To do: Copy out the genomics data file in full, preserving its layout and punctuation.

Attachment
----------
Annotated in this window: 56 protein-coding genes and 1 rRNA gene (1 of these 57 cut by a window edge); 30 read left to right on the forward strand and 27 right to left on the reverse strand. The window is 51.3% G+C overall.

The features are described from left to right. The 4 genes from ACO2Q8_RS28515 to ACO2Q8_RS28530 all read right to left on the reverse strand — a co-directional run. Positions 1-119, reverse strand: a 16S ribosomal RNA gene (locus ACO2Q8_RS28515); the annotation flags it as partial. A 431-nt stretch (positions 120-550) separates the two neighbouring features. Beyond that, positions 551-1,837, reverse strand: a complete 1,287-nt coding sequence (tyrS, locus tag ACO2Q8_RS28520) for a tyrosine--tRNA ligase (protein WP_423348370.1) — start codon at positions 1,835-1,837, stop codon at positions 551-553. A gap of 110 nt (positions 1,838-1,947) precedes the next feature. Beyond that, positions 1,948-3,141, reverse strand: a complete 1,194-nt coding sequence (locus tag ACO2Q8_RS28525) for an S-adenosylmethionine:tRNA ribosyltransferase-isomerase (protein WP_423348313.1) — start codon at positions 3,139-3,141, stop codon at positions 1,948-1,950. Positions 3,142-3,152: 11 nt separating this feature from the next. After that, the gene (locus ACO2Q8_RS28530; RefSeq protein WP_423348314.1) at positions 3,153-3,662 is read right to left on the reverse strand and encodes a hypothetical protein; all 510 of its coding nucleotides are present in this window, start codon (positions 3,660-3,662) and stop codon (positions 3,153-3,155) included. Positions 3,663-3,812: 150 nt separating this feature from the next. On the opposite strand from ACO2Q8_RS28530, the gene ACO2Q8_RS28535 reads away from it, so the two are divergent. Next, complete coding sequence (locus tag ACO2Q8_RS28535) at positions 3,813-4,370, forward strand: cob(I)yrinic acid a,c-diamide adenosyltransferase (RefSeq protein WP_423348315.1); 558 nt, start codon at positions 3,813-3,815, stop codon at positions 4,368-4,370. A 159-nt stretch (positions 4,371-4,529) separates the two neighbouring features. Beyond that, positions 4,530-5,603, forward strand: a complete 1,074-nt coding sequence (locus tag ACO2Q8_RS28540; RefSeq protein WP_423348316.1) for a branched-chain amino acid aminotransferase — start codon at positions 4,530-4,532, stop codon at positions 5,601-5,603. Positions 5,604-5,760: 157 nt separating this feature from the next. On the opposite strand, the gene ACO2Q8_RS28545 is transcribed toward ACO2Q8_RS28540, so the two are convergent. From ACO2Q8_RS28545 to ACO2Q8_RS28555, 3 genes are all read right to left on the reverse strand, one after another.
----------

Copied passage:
Annotated in this window: 56 protein-coding genes and 1 rRNA gene (1 of these 57 cut by a window edge); 30 read left to right on the forward strand and 27 right to left on the reverse strand. The window is 51.3% G+C overall.

The features are described from left to right. The 4 genes from ACO2Q8_RS28515 to ACO2Q8_RS28530 all read right to left on the reverse strand — a co-directional run. Positions 1-119, reverse strand: a 16S ribosomal RNA gene (locus ACO2Q8_RS28515); the annotation flags it as partial. A 431-nt stretch (positions 120-550) separates the two neighbouring features. Beyond that, positions 551-1,837, reverse strand: a complete 1,287-nt coding sequence (tyrS, locus tag ACO2Q8_RS28520) for a tyrosine--tRNA ligase (protein WP_423348370.1) — start codon at positions 1,835-1,837, stop codon at positions 551-553. A gap of 110 nt (positions 1,838-1,947) precedes the next feature. Beyond that, positions 1,948-3,141, reverse strand: a complete 1,194-nt coding sequence (locus tag ACO2Q8_RS28525) for an S-adenosylmethionine:tRNA ribosyltransferase-isomerase (protein WP_423348313.1) — start codon at positions 3,139-3,141, stop codon at positions 1,948-1,950. Positions 3,142-3,152: 11 nt separating this feature from the next. After that, the gene (locus ACO2Q8_RS28530; RefSeq protein WP_423348314.1) at positions 3,153-3,662 is read right to left on the reverse strand and encodes a hypothetical protein; all 510 of its coding nucleotides are present in this window, start codon (positions 3,660-3,662) and stop codon (positions 3,153-3,155) included. Positions 3,663-3,812: 150 nt separating this feature from the next. On the opposite strand from ACO2Q8_RS28530, the gene ACO2Q8_RS28535 reads away from it, so the two are divergent. Next, complete coding sequence (locus tag ACO2Q8_RS28535) at positions 3,813-4,370, forward strand: cob(I)yrinic acid a,c-diamide adenosyltransferase (RefSeq protein WP_423348315.1); 558 nt, start codon at positions 3,813-3,815, stop codon at positions 4,368-4,370. A 159-nt stretch (positions 4,371-4,529) separates the two neighbouring features. Beyond that, positions 4,530-5,603, forward strand: a complete 1,074-nt coding sequence (locus tag ACO2Q8_RS28540; RefSeq protein WP_423348316.1) for a branched-chain amino acid aminotransferase — start codon at positions 4,530-4,532, stop codon at positions 5,601-5,603. Positions 5,604-5,760: 157 nt separating this feature from the next. On the opposite strand, the gene ACO2Q8_RS28545 is transcribed toward ACO2Q8_RS28540, so the two are convergent. From ACO2Q8_RS28545 to ACO2Q8_RS28555, 3 genes are all read right to left on the reverse strand, one after another.